My family has a decent amount of money. That’s something that, frankly, is probably not going to be true about me–basically, I’ve chosen an academic path that won’t lead to big riches. That’s okay with me, but I do want to protect myself and provide for my future family, so I think it would be smart for me to learn some of the principles that have helped the wealthier members of my family: things like budgeting and investing and such, which I can then implement on a smaller scale with my smaller income and (hopefully!) smaller expenses. I’m hoping for some tips from the experts, particularly about debt and saving: I know that you should spend less than you earn and not go into debt, but why are some types of debt considered so much better than others (for instance, my financially comfortable cousin has a car loan and a mortgage–why wouldn’t he just pay those off?).
Wealthier Americans–like those in your family–do have access to some ways of maintaining and producing wealth that are out of reach of the rest of us. But you’re quite right to say the basic principles of saving money, building wealth, and avoiding debt are applicable to virtually all of us, and that we could all learn a thing or two from the careful savers and investors in your family.
You have the basics right: spend less than you earn, save money, and invest. Your confusion about debt is understandable, though, so let’s talk about budgeting, buying, and borrowing–and how all of these things can build wealth.
For starters, not all debt is created equal. High-interest, short-term debt like credit card debt can mount quickly, because the interest earned is added to the debt you owe and the interest compounds, meaning the next interest penalty is even higher. (This principle of compound interest is the exact same one that works for you when you invest money in stocks and bonds.)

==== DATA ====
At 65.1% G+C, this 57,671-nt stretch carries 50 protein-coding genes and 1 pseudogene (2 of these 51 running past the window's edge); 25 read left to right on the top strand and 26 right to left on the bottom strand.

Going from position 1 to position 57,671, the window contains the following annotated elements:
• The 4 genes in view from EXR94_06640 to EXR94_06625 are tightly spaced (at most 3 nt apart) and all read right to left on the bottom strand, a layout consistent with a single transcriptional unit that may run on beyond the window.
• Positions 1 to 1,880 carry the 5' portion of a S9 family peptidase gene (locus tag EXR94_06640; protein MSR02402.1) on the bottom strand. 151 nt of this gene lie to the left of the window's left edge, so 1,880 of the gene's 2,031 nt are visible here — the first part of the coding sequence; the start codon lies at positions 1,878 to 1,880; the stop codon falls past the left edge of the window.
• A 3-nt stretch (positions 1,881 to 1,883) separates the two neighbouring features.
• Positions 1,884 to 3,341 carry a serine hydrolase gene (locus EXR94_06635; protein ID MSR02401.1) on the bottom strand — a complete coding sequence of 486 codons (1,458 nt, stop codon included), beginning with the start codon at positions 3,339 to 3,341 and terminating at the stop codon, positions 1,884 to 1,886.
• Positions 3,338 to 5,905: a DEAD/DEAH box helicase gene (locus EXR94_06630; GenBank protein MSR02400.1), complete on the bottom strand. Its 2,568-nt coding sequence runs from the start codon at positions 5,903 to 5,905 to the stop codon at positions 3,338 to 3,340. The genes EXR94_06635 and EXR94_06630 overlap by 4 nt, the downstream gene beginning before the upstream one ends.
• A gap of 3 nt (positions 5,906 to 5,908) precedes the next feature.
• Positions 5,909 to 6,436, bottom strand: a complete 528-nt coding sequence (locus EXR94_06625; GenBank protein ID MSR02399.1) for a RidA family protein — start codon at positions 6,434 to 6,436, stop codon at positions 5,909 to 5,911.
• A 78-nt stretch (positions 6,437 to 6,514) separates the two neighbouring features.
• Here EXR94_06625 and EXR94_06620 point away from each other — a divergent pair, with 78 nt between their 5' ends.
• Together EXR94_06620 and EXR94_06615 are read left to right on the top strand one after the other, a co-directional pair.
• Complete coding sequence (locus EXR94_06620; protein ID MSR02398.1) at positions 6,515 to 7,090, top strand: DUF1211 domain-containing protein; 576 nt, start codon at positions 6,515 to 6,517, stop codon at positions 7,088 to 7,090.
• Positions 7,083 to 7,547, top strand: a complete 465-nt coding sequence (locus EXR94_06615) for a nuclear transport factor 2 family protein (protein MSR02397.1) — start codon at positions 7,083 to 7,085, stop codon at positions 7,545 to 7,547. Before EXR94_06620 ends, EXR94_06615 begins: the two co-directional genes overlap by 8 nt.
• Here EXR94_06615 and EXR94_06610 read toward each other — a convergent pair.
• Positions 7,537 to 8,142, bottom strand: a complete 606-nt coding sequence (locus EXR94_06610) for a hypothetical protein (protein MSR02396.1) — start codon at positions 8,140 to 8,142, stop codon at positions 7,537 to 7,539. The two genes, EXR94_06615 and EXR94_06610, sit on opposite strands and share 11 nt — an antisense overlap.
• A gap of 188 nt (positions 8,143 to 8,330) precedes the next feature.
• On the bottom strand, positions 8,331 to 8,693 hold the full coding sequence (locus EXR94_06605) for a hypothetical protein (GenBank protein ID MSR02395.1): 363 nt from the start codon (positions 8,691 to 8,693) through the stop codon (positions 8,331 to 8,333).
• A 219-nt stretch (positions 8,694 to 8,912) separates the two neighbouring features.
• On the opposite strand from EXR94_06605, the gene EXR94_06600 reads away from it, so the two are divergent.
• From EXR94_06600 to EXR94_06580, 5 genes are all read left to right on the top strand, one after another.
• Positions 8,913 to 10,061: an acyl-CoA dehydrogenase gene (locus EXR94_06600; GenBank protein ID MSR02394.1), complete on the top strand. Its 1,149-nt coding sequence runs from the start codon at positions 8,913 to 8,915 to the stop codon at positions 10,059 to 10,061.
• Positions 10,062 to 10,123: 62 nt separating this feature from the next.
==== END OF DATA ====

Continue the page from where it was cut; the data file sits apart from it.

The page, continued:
But some debt can be perfectly health. Mortgages are a good example, and so are car loans, say the retailers at Artiolo Chrysler Dodge Ram in Enfield, Connecticut. In the case of mortgages, car loans, and other “secured loans,” there’s collateral: the lender can confiscate something if you don’t pay your debt. That may seem bad for you, but in practice it can be good: with that added security, lenders lower their interest rates, making these sorts of debts more manageable. And healthy debt like a mortgage means you’re investing in something that can grow in value, potentially outweighing the loss of interest payments.
But lower interest isn’t no interest, so wouldn’t your cousin still want to pay off his loans? Well, that all depends on what kind of interest he’s making in his investments, say investors at Zhang Financial in Battle Creek, Michigan. Perhaps he’s making more in interest in his investments than he’s losing in car payments, meaning that it makes more sense to keep more money (by not paying for the car all at once) and keeping that money invested. Further complicating this situation are various tax laws, including some tax breaks that make mortgages more appealing.